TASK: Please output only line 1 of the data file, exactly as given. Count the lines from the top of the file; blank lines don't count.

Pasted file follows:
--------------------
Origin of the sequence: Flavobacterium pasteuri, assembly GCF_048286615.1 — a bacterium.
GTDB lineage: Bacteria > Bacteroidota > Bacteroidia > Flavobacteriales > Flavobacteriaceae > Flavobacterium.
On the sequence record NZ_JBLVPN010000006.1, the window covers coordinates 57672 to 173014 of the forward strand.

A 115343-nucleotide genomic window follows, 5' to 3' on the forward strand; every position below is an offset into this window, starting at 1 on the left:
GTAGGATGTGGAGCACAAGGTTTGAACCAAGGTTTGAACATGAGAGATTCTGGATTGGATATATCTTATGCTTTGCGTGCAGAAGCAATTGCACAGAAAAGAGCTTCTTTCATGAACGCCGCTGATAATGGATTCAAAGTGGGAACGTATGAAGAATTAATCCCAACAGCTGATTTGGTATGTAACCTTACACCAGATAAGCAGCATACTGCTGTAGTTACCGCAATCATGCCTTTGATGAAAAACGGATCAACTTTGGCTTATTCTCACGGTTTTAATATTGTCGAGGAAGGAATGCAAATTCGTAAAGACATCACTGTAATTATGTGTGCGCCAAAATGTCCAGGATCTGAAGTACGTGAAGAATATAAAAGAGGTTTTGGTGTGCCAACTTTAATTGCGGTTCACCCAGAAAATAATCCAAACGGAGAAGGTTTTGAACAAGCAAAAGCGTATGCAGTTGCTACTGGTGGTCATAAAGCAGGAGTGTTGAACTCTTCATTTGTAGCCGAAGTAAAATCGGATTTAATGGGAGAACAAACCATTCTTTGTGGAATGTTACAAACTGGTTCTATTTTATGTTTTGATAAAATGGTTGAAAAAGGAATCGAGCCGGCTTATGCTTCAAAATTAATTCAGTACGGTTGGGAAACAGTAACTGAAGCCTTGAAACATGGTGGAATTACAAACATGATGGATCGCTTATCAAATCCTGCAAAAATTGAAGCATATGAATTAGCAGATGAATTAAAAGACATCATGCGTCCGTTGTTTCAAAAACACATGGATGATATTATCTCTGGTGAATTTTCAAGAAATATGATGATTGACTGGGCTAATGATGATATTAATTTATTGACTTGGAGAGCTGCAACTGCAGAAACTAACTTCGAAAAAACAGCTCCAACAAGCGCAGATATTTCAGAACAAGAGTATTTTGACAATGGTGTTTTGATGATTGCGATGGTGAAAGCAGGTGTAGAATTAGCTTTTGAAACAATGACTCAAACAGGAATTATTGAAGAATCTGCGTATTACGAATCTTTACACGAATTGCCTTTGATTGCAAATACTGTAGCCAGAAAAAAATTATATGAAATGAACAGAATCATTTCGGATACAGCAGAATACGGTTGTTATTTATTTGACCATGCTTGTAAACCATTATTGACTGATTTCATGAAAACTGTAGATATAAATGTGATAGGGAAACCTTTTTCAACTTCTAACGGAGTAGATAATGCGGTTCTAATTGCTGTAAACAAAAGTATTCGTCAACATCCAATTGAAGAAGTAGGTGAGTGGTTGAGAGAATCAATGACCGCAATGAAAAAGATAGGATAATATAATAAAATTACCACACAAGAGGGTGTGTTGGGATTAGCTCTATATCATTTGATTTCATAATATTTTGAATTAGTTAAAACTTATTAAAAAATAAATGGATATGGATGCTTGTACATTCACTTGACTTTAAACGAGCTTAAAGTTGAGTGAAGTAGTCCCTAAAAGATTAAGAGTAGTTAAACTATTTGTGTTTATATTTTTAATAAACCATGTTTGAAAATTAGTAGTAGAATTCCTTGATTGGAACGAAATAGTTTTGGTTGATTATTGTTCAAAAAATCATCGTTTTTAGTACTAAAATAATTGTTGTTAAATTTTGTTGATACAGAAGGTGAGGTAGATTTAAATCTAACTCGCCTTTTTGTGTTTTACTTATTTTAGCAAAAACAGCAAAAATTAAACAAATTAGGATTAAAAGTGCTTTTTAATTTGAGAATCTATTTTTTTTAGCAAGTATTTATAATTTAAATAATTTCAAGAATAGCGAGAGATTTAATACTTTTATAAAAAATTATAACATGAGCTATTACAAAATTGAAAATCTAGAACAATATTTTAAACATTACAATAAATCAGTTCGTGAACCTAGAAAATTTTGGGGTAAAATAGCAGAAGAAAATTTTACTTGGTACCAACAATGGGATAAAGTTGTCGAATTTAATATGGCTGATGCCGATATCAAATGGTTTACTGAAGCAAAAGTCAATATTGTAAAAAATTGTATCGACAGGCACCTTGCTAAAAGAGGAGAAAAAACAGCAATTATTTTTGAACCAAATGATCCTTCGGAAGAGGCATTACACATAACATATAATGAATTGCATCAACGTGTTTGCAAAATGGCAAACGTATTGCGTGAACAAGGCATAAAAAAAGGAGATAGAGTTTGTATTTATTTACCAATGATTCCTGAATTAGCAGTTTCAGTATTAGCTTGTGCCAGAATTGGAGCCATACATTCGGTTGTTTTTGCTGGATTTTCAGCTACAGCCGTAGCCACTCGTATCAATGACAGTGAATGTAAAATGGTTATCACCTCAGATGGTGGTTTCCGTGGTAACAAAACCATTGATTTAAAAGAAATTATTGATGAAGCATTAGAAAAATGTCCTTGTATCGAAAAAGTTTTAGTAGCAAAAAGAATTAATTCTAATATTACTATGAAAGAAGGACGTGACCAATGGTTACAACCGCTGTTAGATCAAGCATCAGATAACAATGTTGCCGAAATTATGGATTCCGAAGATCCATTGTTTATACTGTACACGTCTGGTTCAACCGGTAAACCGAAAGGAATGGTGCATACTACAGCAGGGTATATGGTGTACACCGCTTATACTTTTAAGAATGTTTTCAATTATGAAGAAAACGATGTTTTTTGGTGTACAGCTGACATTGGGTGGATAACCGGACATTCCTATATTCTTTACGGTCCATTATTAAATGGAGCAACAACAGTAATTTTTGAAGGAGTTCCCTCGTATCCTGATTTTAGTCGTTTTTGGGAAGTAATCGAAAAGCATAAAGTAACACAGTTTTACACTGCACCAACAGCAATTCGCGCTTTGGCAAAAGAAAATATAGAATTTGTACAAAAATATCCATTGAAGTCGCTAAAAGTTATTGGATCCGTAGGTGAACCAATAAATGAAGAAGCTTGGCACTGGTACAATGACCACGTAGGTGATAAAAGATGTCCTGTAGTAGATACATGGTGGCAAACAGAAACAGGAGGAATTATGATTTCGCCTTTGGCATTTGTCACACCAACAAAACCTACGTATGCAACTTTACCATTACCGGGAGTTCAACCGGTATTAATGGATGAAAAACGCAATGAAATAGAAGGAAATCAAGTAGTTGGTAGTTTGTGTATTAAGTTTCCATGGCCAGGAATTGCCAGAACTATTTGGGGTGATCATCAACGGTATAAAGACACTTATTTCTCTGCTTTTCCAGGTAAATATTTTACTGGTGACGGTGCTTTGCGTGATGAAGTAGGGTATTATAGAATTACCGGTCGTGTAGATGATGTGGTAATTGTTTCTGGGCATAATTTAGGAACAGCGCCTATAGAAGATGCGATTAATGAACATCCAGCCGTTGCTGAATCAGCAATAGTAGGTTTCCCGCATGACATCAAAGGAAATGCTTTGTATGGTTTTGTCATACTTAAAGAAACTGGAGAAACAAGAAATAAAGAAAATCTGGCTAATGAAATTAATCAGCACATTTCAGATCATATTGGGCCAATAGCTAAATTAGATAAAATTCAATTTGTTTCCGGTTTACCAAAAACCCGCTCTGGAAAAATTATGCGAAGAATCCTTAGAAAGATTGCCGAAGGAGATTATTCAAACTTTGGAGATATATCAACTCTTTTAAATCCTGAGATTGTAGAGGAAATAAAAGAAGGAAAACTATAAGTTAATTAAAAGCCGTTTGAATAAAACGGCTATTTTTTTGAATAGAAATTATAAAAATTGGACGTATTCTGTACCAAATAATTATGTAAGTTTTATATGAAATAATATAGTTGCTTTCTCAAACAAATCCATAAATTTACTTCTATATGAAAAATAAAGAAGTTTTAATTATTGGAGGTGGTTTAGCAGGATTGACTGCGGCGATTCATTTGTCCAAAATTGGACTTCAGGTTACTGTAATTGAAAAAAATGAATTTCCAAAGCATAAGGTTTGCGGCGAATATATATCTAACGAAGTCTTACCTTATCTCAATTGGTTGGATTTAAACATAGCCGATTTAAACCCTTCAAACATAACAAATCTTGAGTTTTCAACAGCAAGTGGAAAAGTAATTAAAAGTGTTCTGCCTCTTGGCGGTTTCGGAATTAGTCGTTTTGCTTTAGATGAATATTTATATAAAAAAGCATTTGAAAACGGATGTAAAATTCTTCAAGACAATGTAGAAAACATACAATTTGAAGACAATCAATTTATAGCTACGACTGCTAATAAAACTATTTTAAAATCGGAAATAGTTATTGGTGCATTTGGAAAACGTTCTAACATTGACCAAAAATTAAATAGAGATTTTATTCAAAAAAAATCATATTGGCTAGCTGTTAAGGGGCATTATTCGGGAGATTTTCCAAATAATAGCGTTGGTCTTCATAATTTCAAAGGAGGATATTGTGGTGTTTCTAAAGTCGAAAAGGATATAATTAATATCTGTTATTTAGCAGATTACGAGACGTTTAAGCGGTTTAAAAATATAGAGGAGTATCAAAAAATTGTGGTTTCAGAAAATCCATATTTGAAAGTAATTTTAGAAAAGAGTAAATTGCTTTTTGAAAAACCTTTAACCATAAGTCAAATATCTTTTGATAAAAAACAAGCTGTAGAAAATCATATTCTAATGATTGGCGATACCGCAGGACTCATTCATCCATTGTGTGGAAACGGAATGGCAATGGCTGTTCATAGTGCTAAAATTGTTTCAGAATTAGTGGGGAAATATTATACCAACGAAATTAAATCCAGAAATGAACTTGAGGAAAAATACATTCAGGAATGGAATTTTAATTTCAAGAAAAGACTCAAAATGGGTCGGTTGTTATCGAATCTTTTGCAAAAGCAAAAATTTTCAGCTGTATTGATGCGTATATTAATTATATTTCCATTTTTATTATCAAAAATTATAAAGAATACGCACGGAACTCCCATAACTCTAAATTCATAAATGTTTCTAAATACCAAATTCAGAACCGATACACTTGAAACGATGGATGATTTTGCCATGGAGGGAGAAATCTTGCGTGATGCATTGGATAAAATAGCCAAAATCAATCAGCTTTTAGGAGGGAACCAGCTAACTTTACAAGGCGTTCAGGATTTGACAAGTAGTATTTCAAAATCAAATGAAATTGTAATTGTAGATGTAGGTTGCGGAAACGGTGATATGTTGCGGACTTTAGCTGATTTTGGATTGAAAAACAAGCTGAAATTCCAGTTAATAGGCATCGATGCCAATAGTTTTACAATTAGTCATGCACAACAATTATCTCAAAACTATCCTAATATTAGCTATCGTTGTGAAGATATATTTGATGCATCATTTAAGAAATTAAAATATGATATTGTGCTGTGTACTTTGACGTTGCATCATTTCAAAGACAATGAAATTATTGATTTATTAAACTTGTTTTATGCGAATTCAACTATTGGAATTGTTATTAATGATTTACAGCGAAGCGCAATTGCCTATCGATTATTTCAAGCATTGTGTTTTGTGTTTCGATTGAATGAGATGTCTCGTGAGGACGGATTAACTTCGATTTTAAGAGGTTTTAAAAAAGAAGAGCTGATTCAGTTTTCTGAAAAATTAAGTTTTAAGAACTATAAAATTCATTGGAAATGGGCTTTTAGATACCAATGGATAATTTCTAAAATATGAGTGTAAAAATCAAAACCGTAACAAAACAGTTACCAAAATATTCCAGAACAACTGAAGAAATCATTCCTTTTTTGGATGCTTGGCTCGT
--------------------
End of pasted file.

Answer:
Origin of the sequence: Flavobacterium pasteuri, assembly GCF_048286615.1 — a bacterium.